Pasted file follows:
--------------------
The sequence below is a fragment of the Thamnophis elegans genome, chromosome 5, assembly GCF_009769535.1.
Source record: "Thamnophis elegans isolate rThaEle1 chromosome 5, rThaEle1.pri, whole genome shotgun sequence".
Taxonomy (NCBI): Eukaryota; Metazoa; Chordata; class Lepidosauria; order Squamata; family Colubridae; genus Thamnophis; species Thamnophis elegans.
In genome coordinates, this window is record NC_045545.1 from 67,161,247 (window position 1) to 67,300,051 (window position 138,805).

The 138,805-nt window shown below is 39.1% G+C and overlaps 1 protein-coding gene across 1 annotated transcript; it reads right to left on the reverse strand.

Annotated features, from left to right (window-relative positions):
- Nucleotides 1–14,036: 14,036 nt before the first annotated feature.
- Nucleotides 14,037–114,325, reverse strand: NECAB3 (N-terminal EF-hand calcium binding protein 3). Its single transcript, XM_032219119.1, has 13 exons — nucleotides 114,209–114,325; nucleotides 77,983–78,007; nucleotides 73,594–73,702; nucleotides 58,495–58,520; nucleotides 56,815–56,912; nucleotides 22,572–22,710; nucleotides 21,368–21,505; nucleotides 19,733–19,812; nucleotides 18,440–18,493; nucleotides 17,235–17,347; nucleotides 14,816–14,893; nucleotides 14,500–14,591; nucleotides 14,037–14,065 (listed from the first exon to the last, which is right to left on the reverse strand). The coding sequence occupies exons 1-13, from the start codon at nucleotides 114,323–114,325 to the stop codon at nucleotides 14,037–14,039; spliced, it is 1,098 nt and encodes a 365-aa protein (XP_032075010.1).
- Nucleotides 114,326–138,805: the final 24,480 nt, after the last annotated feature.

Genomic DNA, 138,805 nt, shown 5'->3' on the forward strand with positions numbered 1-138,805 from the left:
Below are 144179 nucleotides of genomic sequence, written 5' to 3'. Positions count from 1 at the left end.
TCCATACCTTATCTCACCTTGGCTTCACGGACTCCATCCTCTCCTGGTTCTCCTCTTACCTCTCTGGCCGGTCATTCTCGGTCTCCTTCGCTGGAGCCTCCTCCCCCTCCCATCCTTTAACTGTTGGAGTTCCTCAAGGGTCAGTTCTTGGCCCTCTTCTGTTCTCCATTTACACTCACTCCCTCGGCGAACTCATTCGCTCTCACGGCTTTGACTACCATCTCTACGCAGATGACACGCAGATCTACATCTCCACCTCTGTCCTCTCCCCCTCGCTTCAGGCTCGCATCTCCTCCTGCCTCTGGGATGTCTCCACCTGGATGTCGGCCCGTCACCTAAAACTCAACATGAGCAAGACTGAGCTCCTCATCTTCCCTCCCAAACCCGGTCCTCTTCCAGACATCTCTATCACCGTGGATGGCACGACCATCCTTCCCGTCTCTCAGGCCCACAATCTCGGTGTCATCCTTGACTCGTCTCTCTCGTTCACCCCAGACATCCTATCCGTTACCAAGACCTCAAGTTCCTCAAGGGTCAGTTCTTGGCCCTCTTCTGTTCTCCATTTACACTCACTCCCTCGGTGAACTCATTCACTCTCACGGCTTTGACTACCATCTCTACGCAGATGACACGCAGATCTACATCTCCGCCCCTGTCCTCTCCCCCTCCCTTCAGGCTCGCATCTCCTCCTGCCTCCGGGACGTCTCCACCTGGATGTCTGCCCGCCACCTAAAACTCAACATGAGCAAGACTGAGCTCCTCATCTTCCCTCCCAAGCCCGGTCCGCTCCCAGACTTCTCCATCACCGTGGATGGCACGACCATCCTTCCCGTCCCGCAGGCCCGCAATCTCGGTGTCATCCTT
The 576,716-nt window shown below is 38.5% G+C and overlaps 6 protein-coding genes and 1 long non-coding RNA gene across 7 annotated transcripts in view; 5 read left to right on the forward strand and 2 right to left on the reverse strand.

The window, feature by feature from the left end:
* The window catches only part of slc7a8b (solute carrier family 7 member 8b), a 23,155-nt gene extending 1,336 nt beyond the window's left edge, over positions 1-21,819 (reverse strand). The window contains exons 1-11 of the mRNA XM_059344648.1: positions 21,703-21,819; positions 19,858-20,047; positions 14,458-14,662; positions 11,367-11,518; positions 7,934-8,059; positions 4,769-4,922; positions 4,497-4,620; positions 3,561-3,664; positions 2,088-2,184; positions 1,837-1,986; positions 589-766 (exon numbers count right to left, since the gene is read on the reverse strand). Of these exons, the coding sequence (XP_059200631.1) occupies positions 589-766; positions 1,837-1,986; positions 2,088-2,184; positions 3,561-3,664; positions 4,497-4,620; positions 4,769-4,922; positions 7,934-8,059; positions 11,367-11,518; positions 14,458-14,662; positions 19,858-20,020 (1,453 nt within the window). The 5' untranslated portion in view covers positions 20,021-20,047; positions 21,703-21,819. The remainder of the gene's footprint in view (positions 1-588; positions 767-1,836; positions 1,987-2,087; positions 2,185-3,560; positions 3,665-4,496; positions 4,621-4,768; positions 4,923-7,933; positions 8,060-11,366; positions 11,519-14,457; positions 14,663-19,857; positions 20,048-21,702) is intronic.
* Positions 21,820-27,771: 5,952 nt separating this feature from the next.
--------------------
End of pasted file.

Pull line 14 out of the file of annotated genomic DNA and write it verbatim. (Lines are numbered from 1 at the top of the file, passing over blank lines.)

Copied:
The window, feature by feature from the left end: